How can we develop the skills to be able to enter into good discussions? Mr. Palmer writes about a taxi driver hearing the stories of strangers and about the need to have places where we can interact with strangers. He writes about a religious study group practicing Robert’s Rules of Orders in order to practice the formal structures of citizenship, the ability to participate in caucuses, political events and such. He writes about the need to let our hearts be broken open and feel great sadness and confusion. Mr. Palmer argues that small groups of people can learn to be more open, to hold tension better and put off coming to conclusions, and they can help to spread this skill outwards and engage others.

Another thing Mr. Palmer talks about is the need to recognize when the myths we tell ourselves are not accurate. He speaks of his own experience realizing that he wasn’t the golden boy he believed himself to be and he talks about Americans needing to recognize the problems in their own country. As a Canadian I turn to think about the myths about Canada. Canadians like to see ourselves as kinder, more gentler than the states. Whether we are or not I don’t know but we need to recognize the times we are not kind. Canadian mining companies are causing huge problems worldwide, yet our government refuses to take even the most mild steps to counter it. (A private members bill urging that the Canadian government stop providing assistance to mining companies found guilty of human rights abuses was rejected.) Racism is alive and well within Canada and our treatment of our first nations in shameful. Yet we can reclaim the dream of being kind as a goal. We can call upon ourselves and our government to become that.

Reading the book, and trying to write about it, leaves me aware of the questions I still struggle over. How do we interact with those disagree with? How do we know how or when to argue? I’m concerned also about the idea of trying to be open minded, without being so “openminded” that one simply accepts anything others say as true. I think the idea of turning to art and education to help develop one’s ability to deal with conflicting ideas makes sense. It is harder in some ways for me to see religion doing that since so many examples of religion are of damaging religion, yet I remember writing this post about religious language and the idea of how things can be okay and not okay at the same time.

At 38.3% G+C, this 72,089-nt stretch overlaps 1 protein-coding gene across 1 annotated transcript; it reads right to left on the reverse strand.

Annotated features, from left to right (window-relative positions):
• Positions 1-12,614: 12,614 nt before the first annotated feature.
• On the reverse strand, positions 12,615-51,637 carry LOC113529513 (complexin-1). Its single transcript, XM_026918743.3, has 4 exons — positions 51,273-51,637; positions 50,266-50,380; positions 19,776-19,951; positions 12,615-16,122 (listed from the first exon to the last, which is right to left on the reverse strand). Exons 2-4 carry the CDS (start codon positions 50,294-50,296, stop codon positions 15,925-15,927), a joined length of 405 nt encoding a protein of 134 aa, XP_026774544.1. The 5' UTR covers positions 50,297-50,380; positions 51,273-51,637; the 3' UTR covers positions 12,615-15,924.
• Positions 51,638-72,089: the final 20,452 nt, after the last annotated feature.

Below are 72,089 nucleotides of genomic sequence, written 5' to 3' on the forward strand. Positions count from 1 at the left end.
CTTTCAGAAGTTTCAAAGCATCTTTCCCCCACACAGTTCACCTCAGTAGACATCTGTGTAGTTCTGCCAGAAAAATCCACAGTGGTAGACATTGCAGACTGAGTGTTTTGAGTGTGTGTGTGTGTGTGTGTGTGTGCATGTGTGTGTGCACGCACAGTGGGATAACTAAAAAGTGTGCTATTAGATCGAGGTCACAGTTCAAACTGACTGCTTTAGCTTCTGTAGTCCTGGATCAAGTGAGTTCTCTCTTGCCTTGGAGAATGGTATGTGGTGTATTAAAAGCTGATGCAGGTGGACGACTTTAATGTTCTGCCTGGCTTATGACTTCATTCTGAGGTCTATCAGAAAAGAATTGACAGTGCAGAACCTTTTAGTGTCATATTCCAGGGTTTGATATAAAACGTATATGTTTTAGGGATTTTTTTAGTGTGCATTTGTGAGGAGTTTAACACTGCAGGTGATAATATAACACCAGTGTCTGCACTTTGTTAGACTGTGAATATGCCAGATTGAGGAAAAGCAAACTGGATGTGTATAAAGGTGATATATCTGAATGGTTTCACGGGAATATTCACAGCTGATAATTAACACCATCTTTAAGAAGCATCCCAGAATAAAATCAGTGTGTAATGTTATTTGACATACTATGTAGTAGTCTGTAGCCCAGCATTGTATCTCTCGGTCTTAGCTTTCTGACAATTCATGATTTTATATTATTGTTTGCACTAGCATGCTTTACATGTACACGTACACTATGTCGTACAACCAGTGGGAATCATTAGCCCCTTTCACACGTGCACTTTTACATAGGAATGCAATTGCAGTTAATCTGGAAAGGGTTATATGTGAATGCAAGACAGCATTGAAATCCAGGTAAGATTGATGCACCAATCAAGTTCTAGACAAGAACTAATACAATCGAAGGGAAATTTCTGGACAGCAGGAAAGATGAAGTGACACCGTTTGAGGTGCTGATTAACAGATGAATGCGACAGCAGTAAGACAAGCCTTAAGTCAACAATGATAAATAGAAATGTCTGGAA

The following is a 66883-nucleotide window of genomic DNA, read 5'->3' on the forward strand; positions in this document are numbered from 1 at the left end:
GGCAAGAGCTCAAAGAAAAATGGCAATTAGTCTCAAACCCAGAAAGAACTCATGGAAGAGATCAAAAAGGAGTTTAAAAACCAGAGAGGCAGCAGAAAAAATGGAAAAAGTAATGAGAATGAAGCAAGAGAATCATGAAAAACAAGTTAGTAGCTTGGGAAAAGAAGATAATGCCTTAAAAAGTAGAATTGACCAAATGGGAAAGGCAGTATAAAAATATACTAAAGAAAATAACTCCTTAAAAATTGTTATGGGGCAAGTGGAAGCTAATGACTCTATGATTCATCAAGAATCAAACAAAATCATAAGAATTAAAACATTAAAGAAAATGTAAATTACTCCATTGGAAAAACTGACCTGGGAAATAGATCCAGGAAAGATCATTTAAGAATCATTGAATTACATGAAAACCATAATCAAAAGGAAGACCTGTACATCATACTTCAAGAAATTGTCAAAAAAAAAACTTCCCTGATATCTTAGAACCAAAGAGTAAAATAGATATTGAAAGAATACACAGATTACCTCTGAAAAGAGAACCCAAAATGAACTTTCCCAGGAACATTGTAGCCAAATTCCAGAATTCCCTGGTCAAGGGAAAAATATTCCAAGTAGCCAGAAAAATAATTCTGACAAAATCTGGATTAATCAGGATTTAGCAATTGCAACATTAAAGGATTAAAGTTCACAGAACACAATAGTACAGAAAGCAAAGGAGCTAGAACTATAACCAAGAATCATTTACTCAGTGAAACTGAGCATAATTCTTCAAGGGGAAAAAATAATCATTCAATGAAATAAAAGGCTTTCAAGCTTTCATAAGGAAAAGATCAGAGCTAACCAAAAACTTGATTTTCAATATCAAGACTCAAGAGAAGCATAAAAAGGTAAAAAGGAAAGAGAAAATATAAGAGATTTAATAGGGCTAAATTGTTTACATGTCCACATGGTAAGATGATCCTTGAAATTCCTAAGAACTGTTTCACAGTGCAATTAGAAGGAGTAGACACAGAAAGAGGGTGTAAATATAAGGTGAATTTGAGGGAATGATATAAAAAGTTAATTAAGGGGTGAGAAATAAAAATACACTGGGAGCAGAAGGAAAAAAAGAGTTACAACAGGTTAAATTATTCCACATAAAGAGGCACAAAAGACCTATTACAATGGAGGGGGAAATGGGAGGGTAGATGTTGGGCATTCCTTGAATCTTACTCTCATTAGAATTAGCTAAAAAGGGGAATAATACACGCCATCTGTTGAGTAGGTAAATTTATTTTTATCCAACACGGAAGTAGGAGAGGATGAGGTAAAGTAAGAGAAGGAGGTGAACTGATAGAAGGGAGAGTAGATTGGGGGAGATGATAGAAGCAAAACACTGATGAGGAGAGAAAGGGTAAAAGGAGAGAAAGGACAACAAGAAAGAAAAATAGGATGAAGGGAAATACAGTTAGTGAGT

Healing the Heart of Democracy: The Courage to Create a Politics Worthy of the Human Spirit is written from a fairly Christian (Quaker) America-centric point of view, quoting Lincoln and the Bible. I feel like I should warn people that, but then I laugh at doing so because I think of this paragraph in the book:

If I harbor racist notions, for example, I create a portable prison that keeps me apart from ‘them.’ A space charged with hatred imposes limits on my life, depriving me of any chance to learn what i have in common with “the other” or how our differences might enrich me. If, on the other hand, I embrace notions of shared humanity, I go through the day in a portable space that energizes me to interact with people of all kinds, enlarging my life and allowing me to help reweave the civic community as I go. (152)

 Given that paragraph and that idea that our own prejudices limit our lives, it seems weird to discourage anyone from reading the book due to its religious and national context. I don’t mean to discourage, only to note. It is a good book worth reading.

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2 thoughts on “Interacting with those we disagree with

  1. A neighbor, who I enjoy on many levels, was campaigning for Paul Ryan. It was easier for me not to discuss it (though we did argue about it a few times).

    As a college teacher, I work hard to be accepting of all my students. I also speak my mind. Over the years, I’ve gotten better at listening to where someone is coming from, and asking them questions that address the meaning of their positions in their lives.

    I liked a book on teaching by Parker Palmer. I may check this out. Thanks.

    • One of my dreams is to get to the point where I could talk about the different politicians, asking people who support the candidates I disagree with about why they support them and then perhaps being able to discuss it taking their values into consideration, but really knowing enough about the candidates to talk about them in depth.